U.S. oil and natural-gas companies have begun evacuating thousands of offshore workers in the Gulf of Mexico as Tropical Storm Gustav, which may become the costliest hurricane since Katrina, heads toward the region.
``We could see 50 percent of Gulf of Mexico oil and gas production shut in,'' said Andy Lipow, president of Lipow Oil Associates in Houston.
Royal Dutch Shell Plc said it will evacuate about 300 non- essential workers today from its offshore operations. The evacuation will have no immediate impact on production, Shell said in an announcement on its Web site.
``Several thousand'' of the almost 20,000 workers on offshore platforms, about one-quarter of whom are needed to maintain production, will be evacuated today, Ted Falgout, director of Port Fourchon in Louisiana, said in an interview. The port is a staging area for offshore workers....MORE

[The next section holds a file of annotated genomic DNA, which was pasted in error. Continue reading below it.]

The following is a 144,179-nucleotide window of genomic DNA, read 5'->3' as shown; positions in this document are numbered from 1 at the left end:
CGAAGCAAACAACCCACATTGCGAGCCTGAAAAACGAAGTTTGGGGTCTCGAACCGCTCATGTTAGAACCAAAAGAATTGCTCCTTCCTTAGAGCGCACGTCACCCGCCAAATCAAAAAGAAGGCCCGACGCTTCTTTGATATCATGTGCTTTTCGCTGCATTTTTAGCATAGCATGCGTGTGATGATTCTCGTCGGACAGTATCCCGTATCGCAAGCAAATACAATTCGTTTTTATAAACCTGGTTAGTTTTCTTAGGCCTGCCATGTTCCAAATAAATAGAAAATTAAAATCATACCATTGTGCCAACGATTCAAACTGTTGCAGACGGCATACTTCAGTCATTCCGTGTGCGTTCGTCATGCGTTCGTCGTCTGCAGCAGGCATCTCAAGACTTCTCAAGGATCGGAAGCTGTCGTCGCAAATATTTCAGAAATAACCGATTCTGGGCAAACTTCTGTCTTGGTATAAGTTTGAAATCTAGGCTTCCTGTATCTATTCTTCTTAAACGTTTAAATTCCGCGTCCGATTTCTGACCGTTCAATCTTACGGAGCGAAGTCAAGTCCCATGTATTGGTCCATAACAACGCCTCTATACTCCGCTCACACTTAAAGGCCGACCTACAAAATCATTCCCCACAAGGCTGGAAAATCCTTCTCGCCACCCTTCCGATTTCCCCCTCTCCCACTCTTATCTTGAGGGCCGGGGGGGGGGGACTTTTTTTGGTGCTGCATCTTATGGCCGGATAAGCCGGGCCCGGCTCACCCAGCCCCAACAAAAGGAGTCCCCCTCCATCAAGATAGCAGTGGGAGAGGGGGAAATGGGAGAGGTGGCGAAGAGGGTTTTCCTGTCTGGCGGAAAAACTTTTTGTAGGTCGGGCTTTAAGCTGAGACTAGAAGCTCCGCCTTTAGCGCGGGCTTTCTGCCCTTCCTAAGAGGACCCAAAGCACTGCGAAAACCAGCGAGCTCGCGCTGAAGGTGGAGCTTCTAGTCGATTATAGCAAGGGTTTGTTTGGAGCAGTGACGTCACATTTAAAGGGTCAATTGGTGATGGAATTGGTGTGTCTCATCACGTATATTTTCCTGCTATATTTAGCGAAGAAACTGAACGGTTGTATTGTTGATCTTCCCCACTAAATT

The computer models have edged slightly more eastward today, but I expect the hurricane center's updated forecast later today to remain centered upon Louisiana because that's still near the average of the global models.
It's still much too early to talk about where the storm may end up because not only are forecast errors high at this time (i.e. about 300 miles), storms bumping into Cuba are prone to wobble or make unexpected turns. So for the sake of prudence, it's safe to say all areas from Texas' Coastal Bend to the Florida Gulf Coast remain at risk.
But at risk for what? Why the fuss over a 60-mph tropical storm?* The answer lies in the fact that the southeastern Gulf of Mexico -- where Gustav appears bound -- is a hotbed for rapid intensification....MORE